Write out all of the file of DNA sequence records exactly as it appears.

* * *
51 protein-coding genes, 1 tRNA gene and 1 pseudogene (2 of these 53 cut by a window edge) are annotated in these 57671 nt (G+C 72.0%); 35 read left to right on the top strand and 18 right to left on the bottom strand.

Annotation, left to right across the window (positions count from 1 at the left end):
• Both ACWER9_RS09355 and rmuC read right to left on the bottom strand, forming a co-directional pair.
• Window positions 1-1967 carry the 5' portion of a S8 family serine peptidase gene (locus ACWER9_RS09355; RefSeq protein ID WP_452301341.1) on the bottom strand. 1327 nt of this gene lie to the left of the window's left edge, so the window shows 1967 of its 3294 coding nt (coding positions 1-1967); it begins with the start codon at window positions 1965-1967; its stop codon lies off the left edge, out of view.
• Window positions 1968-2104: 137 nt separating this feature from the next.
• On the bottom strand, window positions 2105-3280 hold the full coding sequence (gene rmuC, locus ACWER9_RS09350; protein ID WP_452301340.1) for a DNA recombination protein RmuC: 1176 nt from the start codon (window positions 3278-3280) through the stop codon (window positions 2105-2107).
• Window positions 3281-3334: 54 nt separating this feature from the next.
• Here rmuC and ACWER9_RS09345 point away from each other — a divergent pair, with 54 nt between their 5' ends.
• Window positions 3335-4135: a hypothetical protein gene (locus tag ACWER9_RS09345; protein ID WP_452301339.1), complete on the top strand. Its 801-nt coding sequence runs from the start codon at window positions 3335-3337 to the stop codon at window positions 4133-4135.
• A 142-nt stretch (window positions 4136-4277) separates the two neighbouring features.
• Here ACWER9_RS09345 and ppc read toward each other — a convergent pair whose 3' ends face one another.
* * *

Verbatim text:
51 protein-coding genes, 1 tRNA gene and 1 pseudogene (2 of these 53 cut by a window edge) are annotated in these 57671 nt (G+C 72.0%); 35 read left to right on the top strand and 18 right to left on the bottom strand.

Annotation, left to right across the window (positions count from 1 at the left end):
• Both ACWER9_RS09355 and rmuC read right to left on the bottom strand, forming a co-directional pair.
• Window positions 1-1967 carry the 5' portion of a S8 family serine peptidase gene (locus ACWER9_RS09355; RefSeq protein ID WP_452301341.1) on the bottom strand. 1327 nt of this gene lie to the left of the window's left edge, so the window shows 1967 of its 3294 coding nt (coding positions 1-1967); it begins with the start codon at window positions 1965-1967; its stop codon lies off the left edge, out of view.
• Window positions 1968-2104: 137 nt separating this feature from the next.
• On the bottom strand, window positions 2105-3280 hold the full coding sequence (gene rmuC, locus ACWER9_RS09350; protein ID WP_452301340.1) for a DNA recombination protein RmuC: 1176 nt from the start codon (window positions 3278-3280) through the stop codon (window positions 2105-2107).
• Window positions 3281-3334: 54 nt separating this feature from the next.
• Here rmuC and ACWER9_RS09345 point away from each other — a divergent pair, with 54 nt between their 5' ends.
• Window positions 3335-4135: a hypothetical protein gene (locus tag ACWER9_RS09345; protein ID WP_452301339.1), complete on the top strand. Its 801-nt coding sequence runs from the start codon at window positions 3335-3337 to the stop codon at window positions 4133-4135.
• A 142-nt stretch (window positions 4136-4277) separates the two neighbouring features.
• Here ACWER9_RS09345 and ppc read toward each other — a convergent pair whose 3' ends face one another.